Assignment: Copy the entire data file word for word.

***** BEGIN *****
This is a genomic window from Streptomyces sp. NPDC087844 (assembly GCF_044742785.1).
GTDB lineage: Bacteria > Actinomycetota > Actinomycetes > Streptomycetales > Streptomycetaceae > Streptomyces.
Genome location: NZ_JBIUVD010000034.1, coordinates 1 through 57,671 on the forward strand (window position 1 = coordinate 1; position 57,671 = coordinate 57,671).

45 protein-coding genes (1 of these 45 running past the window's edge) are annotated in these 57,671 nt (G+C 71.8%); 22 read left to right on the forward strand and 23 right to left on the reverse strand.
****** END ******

This is a genomic window from Streptomyces sp. NPDC087844 (assembly GCF_044742785.1).
GTDB lineage: Bacteria > Actinomycetota > Actinomycetes > Streptomycetales > Streptomycetaceae > Streptomyces.
Genome location: NZ_JBIUVD010000034.1, coordinates 1 through 57,671 on the forward strand (window position 1 = coordinate 1; position 57,671 = coordinate 57,671).

45 protein-coding genes (1 of these 45 running past the window's edge) are annotated in these 57,671 nt (G+C 71.8%); 22 read left to right on the forward strand and 23 right to left on the reverse strand.